House Panel Underwhelmed by Metroplex Hotels Proposal

AUSTIN–A plan pushed by Dallas and Fort Worth officials to use

hotel-motel tax revenues to build convention center hotels got a

skeptical reception Wednesday from a state House panel.

“This, to me, appears to be corporate welfare,” state Rep.

Senfronia Thompson, D-Houston, told Dallas Mayor Laura Miller.

Miller and seven Dallas City Council members appeared before the

House Economic Development Committee on Wednesday morning to

promote House Bill 262.

The measure is sponsored by Miller’s husband, state Rep. Steve

Wolens, D-Dallas. It would permit Dallas and other Texas cities,

including Fort Worth, to use some hotel-motel tax revenues to build

convention center hotels. The tax revenue would normally go to the


Miller said the bill would allow Dallas to compete more

successfully for lucrative conventions being lost to Las Vegas and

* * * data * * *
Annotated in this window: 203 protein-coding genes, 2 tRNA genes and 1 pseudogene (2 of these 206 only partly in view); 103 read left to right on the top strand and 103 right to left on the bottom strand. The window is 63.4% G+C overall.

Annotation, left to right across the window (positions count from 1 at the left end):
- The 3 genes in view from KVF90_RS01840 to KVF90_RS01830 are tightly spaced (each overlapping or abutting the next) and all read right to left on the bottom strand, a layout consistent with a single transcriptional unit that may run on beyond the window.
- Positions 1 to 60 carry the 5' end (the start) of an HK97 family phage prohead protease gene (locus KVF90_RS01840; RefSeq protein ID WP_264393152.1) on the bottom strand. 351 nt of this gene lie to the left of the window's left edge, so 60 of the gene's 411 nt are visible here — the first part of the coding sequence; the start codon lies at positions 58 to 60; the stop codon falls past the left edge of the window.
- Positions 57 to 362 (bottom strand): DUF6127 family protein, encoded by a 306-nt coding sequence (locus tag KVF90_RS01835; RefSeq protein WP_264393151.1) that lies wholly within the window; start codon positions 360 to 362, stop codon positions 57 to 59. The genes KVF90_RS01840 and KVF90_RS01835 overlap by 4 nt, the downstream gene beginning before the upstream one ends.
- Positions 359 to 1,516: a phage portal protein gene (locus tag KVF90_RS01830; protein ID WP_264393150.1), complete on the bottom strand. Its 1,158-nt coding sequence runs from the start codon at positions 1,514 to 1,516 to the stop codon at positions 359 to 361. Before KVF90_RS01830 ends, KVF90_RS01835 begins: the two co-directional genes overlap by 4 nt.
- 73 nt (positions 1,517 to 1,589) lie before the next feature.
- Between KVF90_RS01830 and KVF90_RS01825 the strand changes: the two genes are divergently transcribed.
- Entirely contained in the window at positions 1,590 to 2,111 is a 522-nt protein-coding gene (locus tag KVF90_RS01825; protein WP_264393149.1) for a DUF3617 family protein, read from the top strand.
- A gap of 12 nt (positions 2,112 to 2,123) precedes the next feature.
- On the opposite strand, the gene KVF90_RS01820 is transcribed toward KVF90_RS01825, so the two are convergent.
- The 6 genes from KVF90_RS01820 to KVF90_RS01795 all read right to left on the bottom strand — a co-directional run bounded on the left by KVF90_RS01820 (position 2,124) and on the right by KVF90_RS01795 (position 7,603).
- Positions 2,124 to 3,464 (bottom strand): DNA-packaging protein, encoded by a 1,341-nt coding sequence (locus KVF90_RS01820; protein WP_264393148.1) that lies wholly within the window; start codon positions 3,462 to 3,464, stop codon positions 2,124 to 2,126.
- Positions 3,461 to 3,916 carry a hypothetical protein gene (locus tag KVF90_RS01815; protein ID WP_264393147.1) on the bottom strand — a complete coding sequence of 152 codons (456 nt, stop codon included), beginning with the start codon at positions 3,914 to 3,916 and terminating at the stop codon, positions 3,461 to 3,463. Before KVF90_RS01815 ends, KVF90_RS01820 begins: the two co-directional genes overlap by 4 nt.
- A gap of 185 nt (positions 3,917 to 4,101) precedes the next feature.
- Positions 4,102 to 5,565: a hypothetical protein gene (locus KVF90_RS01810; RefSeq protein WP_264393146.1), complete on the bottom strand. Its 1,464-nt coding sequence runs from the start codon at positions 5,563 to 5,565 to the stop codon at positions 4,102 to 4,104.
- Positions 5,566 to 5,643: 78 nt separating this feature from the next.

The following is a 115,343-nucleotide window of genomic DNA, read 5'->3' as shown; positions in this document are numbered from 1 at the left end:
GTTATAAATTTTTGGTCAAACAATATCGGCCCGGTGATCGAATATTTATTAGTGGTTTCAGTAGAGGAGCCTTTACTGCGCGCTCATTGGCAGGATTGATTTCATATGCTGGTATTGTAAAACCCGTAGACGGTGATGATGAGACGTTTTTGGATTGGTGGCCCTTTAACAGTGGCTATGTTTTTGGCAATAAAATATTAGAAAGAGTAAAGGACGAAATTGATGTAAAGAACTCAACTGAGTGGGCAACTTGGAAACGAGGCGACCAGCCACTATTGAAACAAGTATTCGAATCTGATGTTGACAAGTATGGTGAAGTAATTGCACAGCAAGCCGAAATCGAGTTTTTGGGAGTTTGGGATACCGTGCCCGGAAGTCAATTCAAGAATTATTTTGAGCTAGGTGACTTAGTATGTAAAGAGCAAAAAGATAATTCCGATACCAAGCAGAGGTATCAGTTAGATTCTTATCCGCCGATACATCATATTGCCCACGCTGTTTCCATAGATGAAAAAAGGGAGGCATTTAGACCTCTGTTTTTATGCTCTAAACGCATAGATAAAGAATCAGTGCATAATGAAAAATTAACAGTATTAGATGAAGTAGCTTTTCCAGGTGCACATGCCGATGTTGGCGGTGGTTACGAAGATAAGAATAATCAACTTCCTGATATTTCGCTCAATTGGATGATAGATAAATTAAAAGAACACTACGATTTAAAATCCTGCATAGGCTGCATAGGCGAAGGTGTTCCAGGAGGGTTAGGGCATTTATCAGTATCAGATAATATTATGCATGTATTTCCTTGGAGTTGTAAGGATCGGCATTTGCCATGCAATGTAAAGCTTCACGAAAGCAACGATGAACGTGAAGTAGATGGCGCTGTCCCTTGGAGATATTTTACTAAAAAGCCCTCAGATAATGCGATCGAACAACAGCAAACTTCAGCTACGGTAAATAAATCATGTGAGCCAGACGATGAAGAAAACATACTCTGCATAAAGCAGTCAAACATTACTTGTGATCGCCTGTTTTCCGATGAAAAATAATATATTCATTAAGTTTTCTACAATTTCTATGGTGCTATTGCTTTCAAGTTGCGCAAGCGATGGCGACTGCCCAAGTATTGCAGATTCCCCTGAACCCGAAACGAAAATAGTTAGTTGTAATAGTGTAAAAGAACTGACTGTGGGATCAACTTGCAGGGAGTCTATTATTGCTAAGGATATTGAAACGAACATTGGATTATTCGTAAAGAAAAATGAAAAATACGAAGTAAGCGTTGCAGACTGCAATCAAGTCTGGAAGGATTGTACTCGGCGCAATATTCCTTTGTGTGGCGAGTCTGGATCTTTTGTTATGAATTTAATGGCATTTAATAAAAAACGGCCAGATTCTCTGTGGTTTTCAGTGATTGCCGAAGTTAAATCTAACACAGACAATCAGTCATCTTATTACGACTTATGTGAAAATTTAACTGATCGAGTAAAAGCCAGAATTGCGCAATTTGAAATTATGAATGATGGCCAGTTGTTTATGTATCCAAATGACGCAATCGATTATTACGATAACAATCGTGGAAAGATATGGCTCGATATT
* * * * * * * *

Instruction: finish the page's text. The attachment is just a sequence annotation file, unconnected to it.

other cities that have more hotels.

She said Dallas must offer subsidies to lure development


“Nationally, it has been shown that convention center hotels

that are attached to convention centers have to receive tax

subsidies, or else they don’t get built,” she said.

Fort Worth City Councilwoman Becky Haskin said that Houston

already qualifies for the option, and that allowing smaller cities

to take advantage of it would bring more conventions to Texas.

Fort Worth had planned to issue $160 million in debt through

certificates of obligation to build a 600-room hotel. That plan was

derailed when a taxpayers group forced the issue to a public vote

by presenting the City Council with a petition signed by more than

15,000 residents.

The council has postponed a vote while a committee determines

whether a publicly financed hotel is needed.

A study released by an Austin-based watchdog group concluded

that a tax-subsidized hotel in Dallas would not increase demand for

hotel rooms and would drain business from existing hotels.

“Though well-intentioned, these projects are not a good deal,”

said Peggy Venable, director of Texas Citizens for a Sound Economy,

which commissioned the study.

But Thomas Hazinski, managing director of HVS International, a

Chicago-based hotel industry consulting firm, said the study was

flawed. He said his firm’s analysis of the Dallas project found

that it would bring in 12 new events annually and pump $300 million

into the local economy.

“It really is the opposite of corporate welfare,” he said.